Depression vs. Guilt

This is something that I have been dwelling  on for a while. I have been ranting about depression. I had even contemplated that I had an addiction to depression. I had some time to reflect and I realized that my first instance or semblance of depression was not depression, instead It was guilt.

Now, I know and recognize the need to treat medical depression, but I wonder how many of us mask our guilt on the guise of depression. I know that a lot of the times I am  depressed because of my sins, but I have programmed myself to call it depression and I medicate my guilt away.

Maybe It’s just me….

I am also wondering if there is a relationship between confessing to a priest (or to GOD) and seeing  a psychiatrist. To me both sounds prescriptive

just thinking loudly…. what do you think?

“Anybody who’s been depressed can tell you that feelings of guilt and self-blame can be overwhelming. In fact, the tendency to blame oneself excessively (and inappropriately) is a key factor in depression. … In depression, excessive self-blame is often accompanied by the equally maladaptive tendency to overgeneralize.”

 Jun 6, 2012:

While sin and guilt may contribute to depression, it would be terrible to explain our guilt away as depression. What would happen if we got rid of our guilt completely. Would the world be a better place. I think guilt and depression has a place in our lives. Obviously too much of anything is bad for us.

Confession of our faults is the next thing to innocence-Publilius Syrus




Image result for evil and suffering

In practical terms, everybody has a problem with evil and suffering. All human beings experience the realities of life in this world, with its pain, cruelty, illness, violence, accidents, bereavement, torture, emotional and physical suffering, and death. These things are problems of just living in the world. They bombard us at every turn in daily life. We suffer the pain of experiencing some of them ourselves, and we suffer the pain of witnessing others suffer them, often far worse than our own. So, yes, suffering and evil are practical problems for everybody.

But in theoretical terms, evil and suffering constitute a uniquely Christian problem. Christians struggle mentally with the problem of evil in a way that others do not. I don’t mean that non-Christians do not suffer mentally or wrestle mentally with the terrible enigmas of suffering and evil. Of course they do. Some of the greatest human art, literature, and music have emerged out of that mental and emotional wrestling with the reality of suffering and evil. What I mean is that the existence of evil in itself is not quite the fearsomely contradictory challenge to other worldviews that it certainly is for the Christian worldview. When you think of what we Christians believe about God and the world, the existence of evil really is a problem.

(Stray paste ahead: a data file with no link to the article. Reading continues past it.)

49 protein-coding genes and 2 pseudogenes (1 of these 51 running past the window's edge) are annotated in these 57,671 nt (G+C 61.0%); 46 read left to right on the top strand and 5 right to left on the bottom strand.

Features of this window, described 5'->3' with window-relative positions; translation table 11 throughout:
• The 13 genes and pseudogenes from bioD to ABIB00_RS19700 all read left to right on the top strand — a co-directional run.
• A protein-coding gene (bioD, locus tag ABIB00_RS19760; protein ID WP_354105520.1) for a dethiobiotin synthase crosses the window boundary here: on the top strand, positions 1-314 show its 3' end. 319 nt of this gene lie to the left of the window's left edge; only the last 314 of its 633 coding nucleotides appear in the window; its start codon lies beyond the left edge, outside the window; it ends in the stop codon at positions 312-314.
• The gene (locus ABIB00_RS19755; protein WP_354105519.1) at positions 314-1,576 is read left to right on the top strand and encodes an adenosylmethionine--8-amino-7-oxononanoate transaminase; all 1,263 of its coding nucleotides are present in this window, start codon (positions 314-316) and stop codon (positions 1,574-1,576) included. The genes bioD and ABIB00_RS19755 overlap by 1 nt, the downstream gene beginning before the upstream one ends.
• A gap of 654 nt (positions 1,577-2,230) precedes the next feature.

How can we possibly explain it?

Why does it exist?

Where did it come from?

Evil is not a problem (theoretically) for polytheistic worldviews and religions (those that believe in the existence of many gods). The many gods are themselves a mixture of good and evil – in motives, relationships, and actions. So, since life in the human and physical world is closely bound up with what is going on in the world of the gods, evil and suffering are “normal”. That is, they are just what you would expect if you believe that the divine world itself has dimensions of evil. If the gods, or some of them, are like men behaving badly, why should the world of human behaviour be any different, if it is governed by such malevolent influences? Polytheism, indeed, can be understood as a plausible way of solving the problem of evil. You simply locate the origin of the problem in the world of the gods. Why does evil exist in the world? Because some of the gods are evil all the time and most of the gods are evil some of the time. What else can you expect to be the case also in the world they influence?

Evil is not a problem for monistic  (Monism is the view that attributes oneness or singleness (Greek:μόνος) to a concept (e.g., existence). Substance monism is the philosophical view that a variety of existing things can be explained in terms of a single reality or substance.)  worldviews and religions. Monism is the view that ultimately all reality is one and indivisible. Spiritual or transcendental monism, as found, for example, in some forms of Eastern religion, such as Hinduism and Buddhism, affirms that everything is part of the one utterly transcendent Being (Brahman), and that all the distinctions we see in the world – including the way we appear to be distinct individuals – are illusory. There is ultimately no difference between you and me, between me and “it”, between the seen and the unseen world, between physical or spiritual – all is one. There is no distinction (as there definitely is in the biblical worldview) between the creator and the created.

That too is purely an illusion or a myth to explain how things seem to be (for Hinduism does have such myths to satisfy lesser minds). The ultimate goal of enlightenment is to realize the utter oneness of everything, without differentiation. Eventually, this transcendent blending includes all moral distinctions too. In the great “beyond” there is no difference between good and evil. The idea that there is a difference between good and evil is in itself a persistent illusion that we have to overcome on the path to enlightenment. All is one. So again, there is no real ‘problem’ with evil. Evil is ultimately illusory, like everything else in the material world of our unenlightened state.

Materialistic monism also takes the view that there is only one reality – the physical, material reality of the universe. “Stuff is all there is”, as it has been summarized. The more common form of this is usually simply called atheism. There is no transcendent realm at all. Reality is nothing more than the sum total of the mass and energy of the universe, and for us as human beings, reality is nothing more than the end product of our long evolutionary history of gene mutation.

Evil is not a theoretical problem for the atheist. It is simply a dimension of the way the world is at its current state of evolution within the universe. It could not have been different, so why complain? Indeed, the reality of goodness is far more of a theoretical problem for atheism (i.e., much harder to explain). It is not at all easy or obvious to provide an explanation for altruism, goodness, love, and other unselfish human attitudes and actions in purely evolutionary terms.

But for Christians, evil really is a problem at every level.